“An opinionated, articulate, and forceful critique of current politics and practices. . . . I would recommend this book for anyone interested in rethinking the fundamental questions of how our courts and systems should respond to these cases.”—Law and Politics Book Review
“One of the most important new books in the field of juvenile justice. . . . Zimring offers a thoughtful, research-based analysis of what went wrong with legal policy development.”—Barry Krisberg, President, National Council on Crime and Delinquency
This essential volume, edited by two of the leading scholars on juvenile justice, and with contributors who are among the key experts on each issue, the volume focuses on the most pressing issues of the day: the impact of neuroscience on our understanding of brain development and subsequent sentencing, the relationship of schools and the police, the issue of the school-to-prison pipeline, the impact of immigration, the privacy of juvenile records, and the need for national policies—including registration requirements--for juvenile sex offenders. Choosing the Future for American Juvenile Justice is not only a timely collection, based on the most current research, but also a forward-thinking volume that anticipates the needs for substantive and future changes in juvenile justice.
Changes in legal conceptions of youth are interesting in their own right. They are also a useful way of examining important social, political, and economic changes. It is said that legal studies, "properly pursued, lead to a fuller understanding of the larger world of which the law and its institutions are a part." That is no less true when looking at "children" and "juveniles" through a legal lens.
The law often compartmentalizes underage persons with bright lines and legal fictions such as "parens patriae" to allow leeway for them that would not be tolerable for adults. The law creates huge divides based on status and age. The standards against which to judge the exit from adolescence are concrete and measurable: a single chronological age. And an adult is anyone the state legislature says is adult.
But life is not that simple, and the price we pay for sustaining such illusions is considerable. Adolescence is both a period in itself and a transition. This book takes seriously that status and the idea of transition, and attempts to explain the legal responses and concepts relevant to this important stage of life.
The 2014 digital edition includes a new preface by the author and such quality formatting features as active Contents, linked chapter notes, original tables from the print edition, and a fully-linked and paginated Index, to allow continuity with the print edition, citation and referencing, and the convenience of readers.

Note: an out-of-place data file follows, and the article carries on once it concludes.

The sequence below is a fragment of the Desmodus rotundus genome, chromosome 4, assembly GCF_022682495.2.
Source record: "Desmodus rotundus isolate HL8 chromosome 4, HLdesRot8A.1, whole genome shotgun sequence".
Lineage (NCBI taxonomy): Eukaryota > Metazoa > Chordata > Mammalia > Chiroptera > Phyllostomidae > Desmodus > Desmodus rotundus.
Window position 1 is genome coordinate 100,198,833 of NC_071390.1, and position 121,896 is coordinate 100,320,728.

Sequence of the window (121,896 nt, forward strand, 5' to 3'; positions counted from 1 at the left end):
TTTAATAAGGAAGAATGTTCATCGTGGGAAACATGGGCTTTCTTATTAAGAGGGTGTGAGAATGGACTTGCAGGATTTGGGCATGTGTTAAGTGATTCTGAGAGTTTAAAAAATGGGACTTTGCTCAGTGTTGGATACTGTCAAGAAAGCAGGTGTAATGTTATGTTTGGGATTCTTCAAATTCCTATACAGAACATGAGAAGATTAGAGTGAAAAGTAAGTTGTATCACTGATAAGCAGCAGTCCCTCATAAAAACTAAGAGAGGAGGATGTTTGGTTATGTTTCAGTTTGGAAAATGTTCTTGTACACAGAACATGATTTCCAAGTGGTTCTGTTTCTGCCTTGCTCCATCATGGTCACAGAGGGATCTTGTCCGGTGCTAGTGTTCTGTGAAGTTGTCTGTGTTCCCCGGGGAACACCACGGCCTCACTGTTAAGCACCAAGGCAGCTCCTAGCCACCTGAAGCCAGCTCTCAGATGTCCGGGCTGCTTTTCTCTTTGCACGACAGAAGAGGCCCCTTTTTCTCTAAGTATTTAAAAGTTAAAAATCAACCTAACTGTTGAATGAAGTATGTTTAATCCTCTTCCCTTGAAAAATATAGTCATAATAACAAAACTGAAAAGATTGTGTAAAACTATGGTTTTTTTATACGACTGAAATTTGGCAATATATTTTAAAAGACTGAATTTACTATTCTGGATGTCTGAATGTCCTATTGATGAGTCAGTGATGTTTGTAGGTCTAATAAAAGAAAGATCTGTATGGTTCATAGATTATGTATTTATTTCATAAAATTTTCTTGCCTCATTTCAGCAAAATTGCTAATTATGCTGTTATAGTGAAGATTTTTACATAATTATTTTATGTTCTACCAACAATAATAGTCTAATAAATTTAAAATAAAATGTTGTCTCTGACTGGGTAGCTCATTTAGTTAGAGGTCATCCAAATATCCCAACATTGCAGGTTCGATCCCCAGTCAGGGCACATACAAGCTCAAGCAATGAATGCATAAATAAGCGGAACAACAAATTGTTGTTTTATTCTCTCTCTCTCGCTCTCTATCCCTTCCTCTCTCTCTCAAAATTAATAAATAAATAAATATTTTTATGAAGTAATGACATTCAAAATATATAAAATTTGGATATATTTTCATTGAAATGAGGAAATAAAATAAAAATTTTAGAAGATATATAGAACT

There are no pretentious pronouncements about public policy or dry conclusions from social science in these pages ... because it is a report from what Frank Zimring calls “my second career, and everybody else’s second career, the hard work of becoming an adult in the modern world.”
Why is a piranha swimming in your pool a better illustration of how people get over-committed than a giant man eating shark? (Consult chapter 3.) What should you say when your eight-year-old asks whether you would save him or his sister if the lifeboat only had room for one? (See chapter 5.) Why are professors who hate to teach at their home campus positively lustful when invited to lecture somewhere else? (Chapter 11 explains.) When you finally succeed in giving up cigarettes, how should you feel about those who still smoke? (See chapter 2.) Why do so many of the people lined up to visit world famous landmarks look so unhappy to be there? (Chapter 20 reveals the secret.)
“Frank Zimring has gained renown as a penetrating thinker and a tireless scholar, but Memos from Midlife reveals what his friends have always known: He is also a charming and thought-provoking companion with a devilish sense of humor. Addressing a range of unconventional topics, from ‘the arrogance of nostalgia’ to Portnoy’s real complaint, he provides both illumination and fun, as well as guidance on living wisely and well. It’s the most entertaining book I’ve read this year.”
— Steve Chapman
Columnist and Editorial Writer
The Chicago Tribune
A new collection of compelling and humorous essays, in the Journeys & Memoirs Series from Quid Pro Books.